Menopausal Mother Nature

News about Climate Change and our Planet

Evolution

Plant protection: Communication instead of poison

(Karlsruher Institut für Technologie (KIT) ) Increasing drought and heat seriously affect plants. In the Upper Rhine area, for example, climate change results in the development of new plant diseases, an example being Esca, a disease that causes vines to die. Researchers of Karlsruhe Institute of Technology (KIT) and partners have now launched the DialogProTec project that focuses on new approaches to plant protection without herbicides and fungicides. In collaboration with colleagues from Germany, France, and Switzerland, the researchers are conducting research in dialog with winegrowers, farmers, and industry.

First complete German shepherd DNA offers new tool to fight disease

(University of New South Wales) The DNA sequencing of a healthy German shepherd offers scientists new insight into the evolution of the domestic dog while also enabling dogs to be screened for hip and other diseases much more accurately.

Your life story may be written in your teeth

A new study suggests our teeth reveal a lot more about us than just how often we brush. In fact, our teeth may dutifully record any experience that’s made a meaningful impact in our lives, from divorce to disease to…

When warblers warn of cowbirds, blackbirds get the message

(University of Illinois at Urbana-Champaign, News Bureau) This is the story of three bird species and how they interact. The brown-headed cowbird lays its eggs in other birds’ nests and lets them raise its young — often at the expense of the host’s nestlings. To combat this threat, yellow warblers have developed a special ‘seet’ call that means, ‘Look out! Cowbird!’ In a new study, researchers report that red-winged blackbirds respond to the seet call as if they know what it means.

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Sturgeon genome sequenced

Sturgeons lived on earth already 300 million years ago and yet their external appearance seems to have undergone very little change. A team of researchers has now succeeded in sequencing their genome, delivering a missing piece of the puzzle essential to understanding the ancestry of vertebrates.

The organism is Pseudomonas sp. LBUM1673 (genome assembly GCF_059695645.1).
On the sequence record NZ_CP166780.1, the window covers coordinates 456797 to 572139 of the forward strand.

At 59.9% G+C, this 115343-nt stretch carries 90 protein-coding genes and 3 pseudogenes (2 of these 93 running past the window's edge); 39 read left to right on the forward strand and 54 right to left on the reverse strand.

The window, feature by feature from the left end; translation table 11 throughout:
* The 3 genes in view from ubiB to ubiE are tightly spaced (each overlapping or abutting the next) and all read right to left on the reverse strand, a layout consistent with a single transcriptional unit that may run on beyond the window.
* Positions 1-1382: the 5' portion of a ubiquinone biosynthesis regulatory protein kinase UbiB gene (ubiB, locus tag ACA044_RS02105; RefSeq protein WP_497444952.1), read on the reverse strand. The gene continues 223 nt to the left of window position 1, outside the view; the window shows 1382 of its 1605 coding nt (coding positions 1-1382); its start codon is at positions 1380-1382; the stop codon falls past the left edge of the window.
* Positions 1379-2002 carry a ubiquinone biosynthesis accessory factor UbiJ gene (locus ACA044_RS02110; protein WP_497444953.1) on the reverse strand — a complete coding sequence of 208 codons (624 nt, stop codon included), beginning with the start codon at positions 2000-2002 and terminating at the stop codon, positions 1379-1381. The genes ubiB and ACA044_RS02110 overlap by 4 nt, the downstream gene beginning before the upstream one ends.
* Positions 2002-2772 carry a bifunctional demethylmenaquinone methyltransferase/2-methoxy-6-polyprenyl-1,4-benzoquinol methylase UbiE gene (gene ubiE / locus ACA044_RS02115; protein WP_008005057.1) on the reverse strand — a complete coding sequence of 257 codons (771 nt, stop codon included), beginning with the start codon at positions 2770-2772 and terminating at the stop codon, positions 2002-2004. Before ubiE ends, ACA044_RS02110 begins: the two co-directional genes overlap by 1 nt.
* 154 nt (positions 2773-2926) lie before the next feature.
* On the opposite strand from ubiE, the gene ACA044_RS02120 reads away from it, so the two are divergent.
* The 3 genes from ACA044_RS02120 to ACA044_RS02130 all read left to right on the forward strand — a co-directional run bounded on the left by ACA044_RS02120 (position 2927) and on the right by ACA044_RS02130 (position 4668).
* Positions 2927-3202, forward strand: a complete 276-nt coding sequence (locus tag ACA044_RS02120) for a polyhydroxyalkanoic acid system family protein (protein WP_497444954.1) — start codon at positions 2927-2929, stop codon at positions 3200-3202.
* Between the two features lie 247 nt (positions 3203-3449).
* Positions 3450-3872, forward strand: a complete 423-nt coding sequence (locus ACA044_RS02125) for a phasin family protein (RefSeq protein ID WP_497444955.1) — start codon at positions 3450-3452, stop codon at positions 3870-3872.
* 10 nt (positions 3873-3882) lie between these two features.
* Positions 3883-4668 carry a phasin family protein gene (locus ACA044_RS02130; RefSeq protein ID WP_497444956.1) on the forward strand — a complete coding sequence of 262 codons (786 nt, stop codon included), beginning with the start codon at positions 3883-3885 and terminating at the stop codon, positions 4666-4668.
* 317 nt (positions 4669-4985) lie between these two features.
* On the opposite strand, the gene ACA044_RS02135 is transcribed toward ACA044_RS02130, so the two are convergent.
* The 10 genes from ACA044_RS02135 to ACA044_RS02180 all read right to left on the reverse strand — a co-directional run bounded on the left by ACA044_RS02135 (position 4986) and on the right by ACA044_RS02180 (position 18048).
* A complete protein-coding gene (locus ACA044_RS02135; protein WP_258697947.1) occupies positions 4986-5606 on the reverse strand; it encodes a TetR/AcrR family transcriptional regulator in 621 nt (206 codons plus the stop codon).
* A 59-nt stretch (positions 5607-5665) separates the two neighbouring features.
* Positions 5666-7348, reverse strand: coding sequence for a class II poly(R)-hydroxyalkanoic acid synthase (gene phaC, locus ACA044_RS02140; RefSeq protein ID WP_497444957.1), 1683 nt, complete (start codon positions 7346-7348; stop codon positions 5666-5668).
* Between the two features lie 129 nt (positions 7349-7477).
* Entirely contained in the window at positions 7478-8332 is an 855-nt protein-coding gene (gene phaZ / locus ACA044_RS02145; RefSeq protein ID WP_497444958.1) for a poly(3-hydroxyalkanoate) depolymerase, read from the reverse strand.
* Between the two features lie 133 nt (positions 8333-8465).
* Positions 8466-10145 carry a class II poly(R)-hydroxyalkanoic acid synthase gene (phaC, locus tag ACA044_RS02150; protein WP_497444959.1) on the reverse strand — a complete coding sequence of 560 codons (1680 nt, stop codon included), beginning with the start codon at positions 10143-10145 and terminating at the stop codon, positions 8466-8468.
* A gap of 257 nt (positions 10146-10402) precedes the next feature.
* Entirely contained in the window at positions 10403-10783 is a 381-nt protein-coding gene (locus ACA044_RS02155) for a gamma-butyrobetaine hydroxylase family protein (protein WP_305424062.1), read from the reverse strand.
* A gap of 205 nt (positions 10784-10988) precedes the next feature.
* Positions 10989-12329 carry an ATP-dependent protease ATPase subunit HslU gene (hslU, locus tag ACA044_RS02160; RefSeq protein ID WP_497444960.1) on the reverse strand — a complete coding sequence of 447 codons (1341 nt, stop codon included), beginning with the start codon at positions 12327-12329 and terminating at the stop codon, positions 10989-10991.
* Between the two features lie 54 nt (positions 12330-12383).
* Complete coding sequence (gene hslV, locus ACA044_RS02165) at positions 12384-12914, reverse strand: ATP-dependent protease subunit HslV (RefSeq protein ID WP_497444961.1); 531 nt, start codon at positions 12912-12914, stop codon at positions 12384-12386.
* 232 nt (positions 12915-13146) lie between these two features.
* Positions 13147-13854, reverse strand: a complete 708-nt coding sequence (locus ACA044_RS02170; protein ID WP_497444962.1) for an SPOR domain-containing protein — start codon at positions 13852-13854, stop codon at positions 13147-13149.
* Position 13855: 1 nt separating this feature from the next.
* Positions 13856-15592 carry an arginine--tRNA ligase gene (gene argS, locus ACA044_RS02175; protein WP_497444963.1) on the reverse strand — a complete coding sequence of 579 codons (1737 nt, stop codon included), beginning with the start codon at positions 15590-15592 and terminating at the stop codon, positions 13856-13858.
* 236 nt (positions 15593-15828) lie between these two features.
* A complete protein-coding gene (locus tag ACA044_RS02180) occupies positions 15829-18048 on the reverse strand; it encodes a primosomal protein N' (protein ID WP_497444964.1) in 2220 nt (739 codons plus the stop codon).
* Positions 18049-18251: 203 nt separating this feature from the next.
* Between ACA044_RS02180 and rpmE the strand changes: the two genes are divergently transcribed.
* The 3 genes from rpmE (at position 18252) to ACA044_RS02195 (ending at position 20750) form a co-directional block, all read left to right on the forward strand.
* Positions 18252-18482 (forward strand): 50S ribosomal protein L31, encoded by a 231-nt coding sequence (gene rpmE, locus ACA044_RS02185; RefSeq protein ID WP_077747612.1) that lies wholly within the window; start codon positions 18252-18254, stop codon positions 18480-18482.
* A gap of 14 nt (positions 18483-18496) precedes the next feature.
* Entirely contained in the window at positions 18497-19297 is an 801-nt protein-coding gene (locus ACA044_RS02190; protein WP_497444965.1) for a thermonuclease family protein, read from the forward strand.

Water pressure: Ancient aquatic crocs evolved, enlarged to avoid freezing

(University of Nebraska-Lincoln) Ancient crocodilian ancestors that abandoned land for water nearly 200 million years ago supposedly got larger because they were released from the constraints of gravity, territory and diet. But a new study from the University of Nebraska-Lincoln’s Will Gearty suggests that the upper bounds of size in aquatic vs. landlocked crocs were similar — and that smaller aquatic species got larger mostly to avoid freezing in the frigid, heat-stealing depths.

Quasar tsunamis rip across galaxies

Astronomers using the Hubble Telescope found that the region around a quasar’s black hole pushes out material at a few percent the speed of light. These quasar tsunamis wreak havoc on the galaxies in which the quasars live.

Ancient 4-limbed fish reveals origin of human hand

The origin of digits in land vertebrates is hotly debated, but a new study suggests that human hands likely evolved from the fins of the Elpistostege, a fish that lived more than 380-million-years ago.

Quantum phenomenon governs organic solar cells

(Linköping University) Researchers at Linköping University have discovered a quantum phenomenon that influences the formation of free charges in organic solar cells. ‘If we can properly understand what’s going on, we can increase the efficiency’, says Olle Inganäs, professor emeritus.